Kai Ryssdal: We've talked before on the program about all the computers that do battle in the stock market every day, chasing fractions-of-a-penny differences in share prices. High-frequency trading, as it's known, now accounts for as much as half of all the shares that change hands in the U.S. stock market on any given day.
And that has regulators worried it might also be creating wild market swings, an uneven playing field and the potential for price manipulation. Here's our senior business correspondent Bob Moon.
Bob Moon: Here's how fast you can buy a stock and then turn right around and unload it these days:
High-frequency firms can make thousands of trades in a snap. They blanket the market with pending orders, so they can jump on split-penny price differences with lightening speed -- but by one estimate, they cancel up to 97 percent of those buy and sell orders. Federal regulators worry that's creating arbitrary price swings, so they might start making high-frequency traders pay fees for all their canceled trades.
At the Tabb Group, though, market researcher Larry Tabb argues that high-frequency trading doesn't necessarily skew stock prices over time.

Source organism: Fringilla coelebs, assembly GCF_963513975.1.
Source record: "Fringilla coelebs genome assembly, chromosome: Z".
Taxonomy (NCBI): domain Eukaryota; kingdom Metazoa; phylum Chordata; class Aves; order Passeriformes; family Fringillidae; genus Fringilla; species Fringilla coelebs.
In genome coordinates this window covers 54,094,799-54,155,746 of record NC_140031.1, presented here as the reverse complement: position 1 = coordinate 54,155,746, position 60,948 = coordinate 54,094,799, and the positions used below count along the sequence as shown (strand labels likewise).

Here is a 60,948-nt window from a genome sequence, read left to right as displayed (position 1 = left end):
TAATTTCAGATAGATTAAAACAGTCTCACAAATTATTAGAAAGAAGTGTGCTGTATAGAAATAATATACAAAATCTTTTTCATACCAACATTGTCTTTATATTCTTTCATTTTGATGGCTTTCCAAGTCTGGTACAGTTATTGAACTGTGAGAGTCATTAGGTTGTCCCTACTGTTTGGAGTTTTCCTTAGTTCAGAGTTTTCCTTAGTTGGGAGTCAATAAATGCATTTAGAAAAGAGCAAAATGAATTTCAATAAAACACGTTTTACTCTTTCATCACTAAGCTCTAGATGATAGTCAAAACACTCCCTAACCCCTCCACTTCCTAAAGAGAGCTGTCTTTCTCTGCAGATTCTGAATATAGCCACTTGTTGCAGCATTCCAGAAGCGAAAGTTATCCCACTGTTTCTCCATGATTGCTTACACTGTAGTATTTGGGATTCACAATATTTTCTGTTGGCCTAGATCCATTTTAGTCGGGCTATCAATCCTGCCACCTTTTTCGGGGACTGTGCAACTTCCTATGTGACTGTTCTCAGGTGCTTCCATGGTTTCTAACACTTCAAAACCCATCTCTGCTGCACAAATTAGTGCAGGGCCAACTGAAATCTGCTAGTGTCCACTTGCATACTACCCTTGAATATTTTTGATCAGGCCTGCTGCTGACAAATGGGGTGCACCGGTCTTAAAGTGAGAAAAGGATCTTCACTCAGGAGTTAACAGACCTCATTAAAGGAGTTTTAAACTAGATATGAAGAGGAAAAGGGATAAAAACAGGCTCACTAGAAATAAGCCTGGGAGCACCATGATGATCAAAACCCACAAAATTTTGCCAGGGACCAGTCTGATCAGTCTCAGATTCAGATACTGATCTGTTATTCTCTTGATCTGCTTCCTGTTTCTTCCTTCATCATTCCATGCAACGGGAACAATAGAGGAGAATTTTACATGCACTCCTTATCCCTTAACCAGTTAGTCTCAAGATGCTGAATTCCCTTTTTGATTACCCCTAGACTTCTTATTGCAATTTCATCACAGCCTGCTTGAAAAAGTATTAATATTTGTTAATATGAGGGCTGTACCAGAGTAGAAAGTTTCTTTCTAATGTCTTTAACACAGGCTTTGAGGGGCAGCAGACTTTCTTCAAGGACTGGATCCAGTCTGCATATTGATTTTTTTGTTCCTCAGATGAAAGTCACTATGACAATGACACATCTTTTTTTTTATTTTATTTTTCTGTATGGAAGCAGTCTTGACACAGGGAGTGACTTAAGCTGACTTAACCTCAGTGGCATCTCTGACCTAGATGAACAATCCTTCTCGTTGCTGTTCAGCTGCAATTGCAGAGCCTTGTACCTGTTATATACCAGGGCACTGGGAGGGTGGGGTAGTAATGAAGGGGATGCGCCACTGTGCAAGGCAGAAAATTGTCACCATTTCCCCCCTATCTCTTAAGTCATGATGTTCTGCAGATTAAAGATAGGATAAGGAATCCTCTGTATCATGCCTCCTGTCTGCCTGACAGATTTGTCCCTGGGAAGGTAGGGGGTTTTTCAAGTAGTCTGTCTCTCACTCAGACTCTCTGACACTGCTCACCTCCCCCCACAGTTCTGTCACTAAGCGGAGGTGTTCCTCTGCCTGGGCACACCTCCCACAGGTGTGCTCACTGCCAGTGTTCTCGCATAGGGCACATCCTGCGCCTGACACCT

Larry Tabb: You know, at the end of a one-minute, five-minute period, what they've bought, they've sold. So it really doesn't much impact the longer-term price of these stocks.
Adam Honoré is a market researcher at Aite Group. He cautions that regulators could chase high-frequency traders away, and the loss of that business could make trading more expensive for everyone.
Adam Honoré: Remember back in the "dot-com" heyday, when we were paying 20 and 30 bucks a trade, and now we're paying $7 a trade. I mean, where do you think that comes from? That's no magic, that's people supplying liquidity into the market, and technology and innovation into the market.
Honoré says regulators could better spend their time on other priorities. But former Sen. Ted Kaufman -- an outspoken critic of high-frequency trading -- says this issue needs to be a priority.
Ted Kaufman: The fact that we could have another financial meltdown like we had during the dot-com thing, or we had during the financial crisis -- there'll be nobody left in our markets.
Kaufman says a level playing field is essential to restoring faith in the market.
I'm Bob Moon for Marketplace.